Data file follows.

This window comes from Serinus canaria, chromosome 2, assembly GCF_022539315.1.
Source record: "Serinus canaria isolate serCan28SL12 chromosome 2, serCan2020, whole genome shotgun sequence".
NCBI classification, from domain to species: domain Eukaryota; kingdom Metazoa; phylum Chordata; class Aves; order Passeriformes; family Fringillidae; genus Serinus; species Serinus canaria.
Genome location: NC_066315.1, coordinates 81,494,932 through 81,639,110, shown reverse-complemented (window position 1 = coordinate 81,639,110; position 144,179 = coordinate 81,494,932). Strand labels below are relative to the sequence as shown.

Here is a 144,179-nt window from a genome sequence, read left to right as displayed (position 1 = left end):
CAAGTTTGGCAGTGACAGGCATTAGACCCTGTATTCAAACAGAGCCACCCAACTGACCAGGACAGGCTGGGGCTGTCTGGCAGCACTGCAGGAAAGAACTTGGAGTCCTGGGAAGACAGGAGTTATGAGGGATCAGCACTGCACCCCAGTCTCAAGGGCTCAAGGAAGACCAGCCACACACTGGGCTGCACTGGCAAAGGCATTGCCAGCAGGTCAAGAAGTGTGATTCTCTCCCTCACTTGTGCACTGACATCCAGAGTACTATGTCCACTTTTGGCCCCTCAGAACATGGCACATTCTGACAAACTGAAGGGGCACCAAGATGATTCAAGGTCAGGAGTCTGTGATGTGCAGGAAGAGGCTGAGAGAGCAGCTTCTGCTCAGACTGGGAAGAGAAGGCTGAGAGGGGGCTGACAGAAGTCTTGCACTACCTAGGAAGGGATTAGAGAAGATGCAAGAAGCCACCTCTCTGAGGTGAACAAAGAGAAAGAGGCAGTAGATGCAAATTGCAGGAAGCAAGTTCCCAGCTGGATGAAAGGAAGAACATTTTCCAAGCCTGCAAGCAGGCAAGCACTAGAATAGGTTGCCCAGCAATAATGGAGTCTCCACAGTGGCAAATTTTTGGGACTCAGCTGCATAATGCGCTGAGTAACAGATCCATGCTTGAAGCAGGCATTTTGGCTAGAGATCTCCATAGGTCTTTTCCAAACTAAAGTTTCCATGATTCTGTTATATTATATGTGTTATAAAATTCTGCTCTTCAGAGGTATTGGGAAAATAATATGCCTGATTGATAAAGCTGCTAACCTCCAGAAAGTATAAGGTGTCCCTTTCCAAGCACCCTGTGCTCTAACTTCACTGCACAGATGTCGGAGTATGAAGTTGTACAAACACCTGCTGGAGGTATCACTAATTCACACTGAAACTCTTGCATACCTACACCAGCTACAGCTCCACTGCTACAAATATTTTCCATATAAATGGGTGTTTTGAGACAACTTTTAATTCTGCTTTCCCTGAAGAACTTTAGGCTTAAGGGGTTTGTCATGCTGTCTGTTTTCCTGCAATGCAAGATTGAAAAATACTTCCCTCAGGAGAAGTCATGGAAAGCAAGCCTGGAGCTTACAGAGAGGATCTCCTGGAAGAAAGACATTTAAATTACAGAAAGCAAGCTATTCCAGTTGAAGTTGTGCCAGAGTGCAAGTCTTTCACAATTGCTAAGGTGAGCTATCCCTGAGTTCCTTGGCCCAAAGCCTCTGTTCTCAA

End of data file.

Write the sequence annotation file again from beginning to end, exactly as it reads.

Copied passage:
This window comes from Serinus canaria, chromosome 2, assembly GCF_022539315.1.
Source record: "Serinus canaria isolate serCan28SL12 chromosome 2, serCan2020, whole genome shotgun sequence".
NCBI classification, from domain to species: domain Eukaryota; kingdom Metazoa; phylum Chordata; class Aves; order Passeriformes; family Fringillidae; genus Serinus; species Serinus canaria.
Genome location: NC_066315.1, coordinates 81,494,932 through 81,639,110, shown reverse-complemented (window position 1 = coordinate 81,639,110; position 144,179 = coordinate 81,494,932). Strand labels below are relative to the sequence as shown.

Here is a 144,179-nt window from a genome sequence, read left to right as displayed (position 1 = left end):
CAAGTTTGGCAGTGACAGGCATTAGACCCTGTATTCAAACAGAGCCACCCAACTGACCAGGACAGGCTGGGGCTGTCTGGCAGCACTGCAGGAAAGAACTTGGAGTCCTGGGAAGACAGGAGTTATGAGGGATCAGCACTGCACCCCAGTCTCAAGGGCTCAAGGAAGACCAGCCACACACTGGGCTGCACTGGCAAAGGCATTGCCAGCAGGTCAAGAAGTGTGATTCTCTCCCTCACTTGTGCACTGACATCCAGAGTACTATGTCCACTTTTGGCCCCTCAGAACATGGCACATTCTGACAAACTGAAGGGGCACCAAGATGATTCAAGGTCAGGAGTCTGTGATGTGCAGGAAGAGGCTGAGAGAGCAGCTTCTGCTCAGACTGGGAAGAGAAGGCTGAGAGGGGGCTGACAGAAGTCTTGCACTACCTAGGAAGGGATTAGAGAAGATGCAAGAAGCCACCTCTCTGAGGTGAACAAAGAGAAAGAGGCAGTAGATGCAAATTGCAGGAAGCAAGTTCCCAGCTGGATGAAAGGAAGAACATTTTCCAAGCCTGCAAGCAGGCAAGCACTAGAATAGGTTGCCCAGCAATAATGGAGTCTCCACAGTGGCAAATTTTTGGGACTCAGCTGCATAATGCGCTGAGTAACAGATCCATGCTTGAAGCAGGCATTTTGGCTAGAGATCTCCATAGGTCTTTTCCAAACTAAAGTTTCCATGATTCTGTTATATTATATGTGTTATAAAATTCTGCTCTTCAGAGGTATTGGGAAAATAATATGCCTGATTGATAAAGCTGCTAACCTCCAGAAAGTATAAGGTGTCCCTTTCCAAGCACCCTGTGCTCTAACTTCACTGCACAGATGTCGGAGTATGAAGTTGTACAAACACCTGCTGGAGGTATCACTAATTCACACTGAAACTCTTGCATACCTACACCAGCTACAGCTCCACTGCTACAAATATTTTCCATATAAATGGGTGTTTTGAGACAACTTTTAATTCTGCTTTCCCTGAAGAACTTTAGGCTTAAGGGGTTTGTCATGCTGTCTGTTTTCCTGCAATGCAAGATTGAAAAATACTTCCCTCAGGAGAAGTCATGGAAAGCAAGCCTGGAGCTTACAGAGAGGATCTCCTGGAAGAAAGACATTTAAATTACAGAAAGCAAGCTATTCCAGTTGAAGTTGTGCCAGAGTGCAAGTCTTTCACAATTGCTAAGGTGAGCTATCCCTGAGTTCCTTGGCCCAAAGCCTCTGTTCTCAA